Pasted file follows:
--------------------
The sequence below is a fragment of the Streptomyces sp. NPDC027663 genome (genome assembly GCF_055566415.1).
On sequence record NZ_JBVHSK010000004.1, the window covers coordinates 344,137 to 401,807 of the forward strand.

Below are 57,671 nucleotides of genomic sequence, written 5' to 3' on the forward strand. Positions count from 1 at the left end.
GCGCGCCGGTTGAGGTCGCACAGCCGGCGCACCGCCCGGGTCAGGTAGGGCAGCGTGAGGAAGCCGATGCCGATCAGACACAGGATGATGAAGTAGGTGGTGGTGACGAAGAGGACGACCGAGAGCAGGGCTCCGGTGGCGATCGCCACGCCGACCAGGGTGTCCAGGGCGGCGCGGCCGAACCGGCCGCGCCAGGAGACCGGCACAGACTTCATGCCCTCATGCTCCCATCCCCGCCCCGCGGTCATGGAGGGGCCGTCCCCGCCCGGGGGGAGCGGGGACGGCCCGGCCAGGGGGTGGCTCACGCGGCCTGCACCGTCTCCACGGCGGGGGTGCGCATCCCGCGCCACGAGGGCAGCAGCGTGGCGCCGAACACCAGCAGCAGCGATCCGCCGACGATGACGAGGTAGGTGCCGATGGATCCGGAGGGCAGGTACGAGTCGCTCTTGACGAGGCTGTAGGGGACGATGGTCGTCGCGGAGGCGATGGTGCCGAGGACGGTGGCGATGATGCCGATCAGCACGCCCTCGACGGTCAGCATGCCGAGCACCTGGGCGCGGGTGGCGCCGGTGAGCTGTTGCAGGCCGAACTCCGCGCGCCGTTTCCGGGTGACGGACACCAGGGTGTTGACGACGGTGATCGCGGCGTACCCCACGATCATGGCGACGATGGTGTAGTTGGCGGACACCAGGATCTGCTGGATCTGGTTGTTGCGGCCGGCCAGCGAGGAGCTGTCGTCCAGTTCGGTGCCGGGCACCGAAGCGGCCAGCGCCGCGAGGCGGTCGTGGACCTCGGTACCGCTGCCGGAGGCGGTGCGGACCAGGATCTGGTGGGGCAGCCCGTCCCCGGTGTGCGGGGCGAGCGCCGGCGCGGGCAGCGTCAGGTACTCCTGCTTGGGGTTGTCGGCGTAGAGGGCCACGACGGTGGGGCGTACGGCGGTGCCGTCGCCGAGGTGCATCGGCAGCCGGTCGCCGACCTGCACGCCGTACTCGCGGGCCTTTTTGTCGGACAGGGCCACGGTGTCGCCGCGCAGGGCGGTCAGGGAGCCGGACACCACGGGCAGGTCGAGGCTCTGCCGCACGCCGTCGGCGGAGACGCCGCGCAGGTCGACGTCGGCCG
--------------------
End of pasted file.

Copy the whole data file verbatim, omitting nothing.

The sequence below is a fragment of the Streptomyces sp. NPDC027663 genome (genome assembly GCF_055566415.1).
On sequence record NZ_JBVHSK010000004.1, the window covers coordinates 344,137 to 401,807 of the forward strand.

Below are 57,671 nucleotides of genomic sequence, written 5' to 3' on the forward strand. Positions count from 1 at the left end.
GCGCGCCGGTTGAGGTCGCACAGCCGGCGCACCGCCCGGGTCAGGTAGGGCAGCGTGAGGAAGCCGATGCCGATCAGACACAGGATGATGAAGTAGGTGGTGGTGACGAAGAGGACGACCGAGAGCAGGGCTCCGGTGGCGATCGCCACGCCGACCAGGGTGTCCAGGGCGGCGCGGCCGAACCGGCCGCGCCAGGAGACCGGCACAGACTTCATGCCCTCATGCTCCCATCCCCGCCCCGCGGTCATGGAGGGGCCGTCCCCGCCCGGGGGGAGCGGGGACGGCCCGGCCAGGGGGTGGCTCACGCGGCCTGCACCGTCTCCACGGCGGGGGTGCGCATCCCGCGCCACGAGGGCAGCAGCGTGGCGCCGAACACCAGCAGCAGCGATCCGCCGACGATGACGAGGTAGGTGCCGATGGATCCGGAGGGCAGGTACGAGTCGCTCTTGACGAGGCTGTAGGGGACGATGGTCGTCGCGGAGGCGATGGTGCCGAGGACGGTGGCGATGATGCCGATCAGCACGCCCTCGACGGTCAGCATGCCGAGCACCTGGGCGCGGGTGGCGCCGGTGAGCTGTTGCAGGCCGAACTCCGCGCGCCGTTTCCGGGTGACGGACACCAGGGTGTTGACGACGGTGATCGCGGCGTACCCCACGATCATGGCGACGATGGTGTAGTTGGCGGACACCAGGATCTGCTGGATCTGGTTGTTGCGGCCGGCCAGCGAGGAGCTGTCGTCCAGTTCGGTGCCGGGCACCGAAGCGGCCAGCGCCGCGAGGCGGTCGTGGACCTCGGTACCGCTGCCGGAGGCGGTGCGGACCAGGATCTGGTGGGGCAGCCCGTCCCCGGTGTGCGGGGCGAGCGCCGGCGCGGGCAGCGTCAGGTACTCCTGCTTGGGGTTGTCGGCGTAGAGGGCCACGACGGTGGGGCGTACGGCGGTGCCGTCGCCGAGGTGCATCGGCAGCCGGTCGCCGACCTGCACGCCGTACTCGCGGGCCTTTTTGTCGGACAGGGCCACGGTGTCGCCGCGCAGGGCGGTCAGGGAGCCGGACACCACGGGCAGGTCGAGGCTCTGCCGCACGCCGTCGGCGGAGACGCCGCGCAGGTCGACGTCGGCCG